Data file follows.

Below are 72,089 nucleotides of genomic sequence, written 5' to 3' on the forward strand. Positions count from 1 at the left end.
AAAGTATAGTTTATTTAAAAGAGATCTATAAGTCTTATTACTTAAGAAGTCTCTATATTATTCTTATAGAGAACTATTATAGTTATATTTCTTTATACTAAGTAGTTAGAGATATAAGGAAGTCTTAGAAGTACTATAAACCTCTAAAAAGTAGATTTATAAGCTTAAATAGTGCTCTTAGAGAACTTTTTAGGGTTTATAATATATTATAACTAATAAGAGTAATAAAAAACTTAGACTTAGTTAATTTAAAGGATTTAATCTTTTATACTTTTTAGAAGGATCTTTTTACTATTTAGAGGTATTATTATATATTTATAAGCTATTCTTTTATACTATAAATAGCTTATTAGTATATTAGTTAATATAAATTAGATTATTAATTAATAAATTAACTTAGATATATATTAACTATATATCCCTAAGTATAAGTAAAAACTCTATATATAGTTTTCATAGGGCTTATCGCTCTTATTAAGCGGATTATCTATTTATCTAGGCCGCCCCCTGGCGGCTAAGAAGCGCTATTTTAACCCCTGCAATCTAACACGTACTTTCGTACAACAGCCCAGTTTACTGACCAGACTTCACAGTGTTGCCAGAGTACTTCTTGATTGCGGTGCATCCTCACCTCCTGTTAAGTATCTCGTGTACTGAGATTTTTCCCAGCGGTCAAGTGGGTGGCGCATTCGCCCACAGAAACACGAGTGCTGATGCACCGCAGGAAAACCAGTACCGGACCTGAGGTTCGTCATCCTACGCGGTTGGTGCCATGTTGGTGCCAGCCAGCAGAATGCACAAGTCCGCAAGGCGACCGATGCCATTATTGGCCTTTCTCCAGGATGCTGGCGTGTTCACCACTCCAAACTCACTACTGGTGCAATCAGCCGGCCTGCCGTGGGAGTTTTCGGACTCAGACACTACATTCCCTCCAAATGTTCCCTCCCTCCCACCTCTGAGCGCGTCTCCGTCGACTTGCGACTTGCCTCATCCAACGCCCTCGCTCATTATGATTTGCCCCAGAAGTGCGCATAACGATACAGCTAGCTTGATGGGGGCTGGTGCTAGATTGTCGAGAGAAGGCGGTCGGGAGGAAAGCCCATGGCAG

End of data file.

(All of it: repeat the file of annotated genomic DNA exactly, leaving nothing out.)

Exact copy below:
Below are 72,089 nucleotides of genomic sequence, written 5' to 3' on the forward strand. Positions count from 1 at the left end.
AAAGTATAGTTTATTTAAAAGAGATCTATAAGTCTTATTACTTAAGAAGTCTCTATATTATTCTTATAGAGAACTATTATAGTTATATTTCTTTATACTAAGTAGTTAGAGATATAAGGAAGTCTTAGAAGTACTATAAACCTCTAAAAAGTAGATTTATAAGCTTAAATAGTGCTCTTAGAGAACTTTTTAGGGTTTATAATATATTATAACTAATAAGAGTAATAAAAAACTTAGACTTAGTTAATTTAAAGGATTTAATCTTTTATACTTTTTAGAAGGATCTTTTTACTATTTAGAGGTATTATTATATATTTATAAGCTATTCTTTTATACTATAAATAGCTTATTAGTATATTAGTTAATATAAATTAGATTATTAATTAATAAATTAACTTAGATATATATTAACTATATATCCCTAAGTATAAGTAAAAACTCTATATATAGTTTTCATAGGGCTTATCGCTCTTATTAAGCGGATTATCTATTTATCTAGGCCGCCCCCTGGCGGCTAAGAAGCGCTATTTTAACCCCTGCAATCTAACACGTACTTTCGTACAACAGCCCAGTTTACTGACCAGACTTCACAGTGTTGCCAGAGTACTTCTTGATTGCGGTGCATCCTCACCTCCTGTTAAGTATCTCGTGTACTGAGATTTTTCCCAGCGGTCAAGTGGGTGGCGCATTCGCCCACAGAAACACGAGTGCTGATGCACCGCAGGAAAACCAGTACCGGACCTGAGGTTCGTCATCCTACGCGGTTGGTGCCATGTTGGTGCCAGCCAGCAGAATGCACAAGTCCGCAAGGCGACCGATGCCATTATTGGCCTTTCTCCAGGATGCTGGCGTGTTCACCACTCCAAACTCACTACTGGTGCAATCAGCCGGCCTGCCGTGGGAGTTTTCGGACTCAGACACTACATTCCCTCCAAATGTTCCCTCCCTCCCACCTCTGAGCGCGTCTCCGTCGACTTGCGACTTGCCTCATCCAACGCCCTCGCTCATTATGATTTGCCCCAGAAGTGCGCATAACGATACAGCTAGCTTGATGGGGGCTGGTGCTAGATTGTCGAGAGAAGGCGGTCGGGAGGAAAGCCCATGGCAG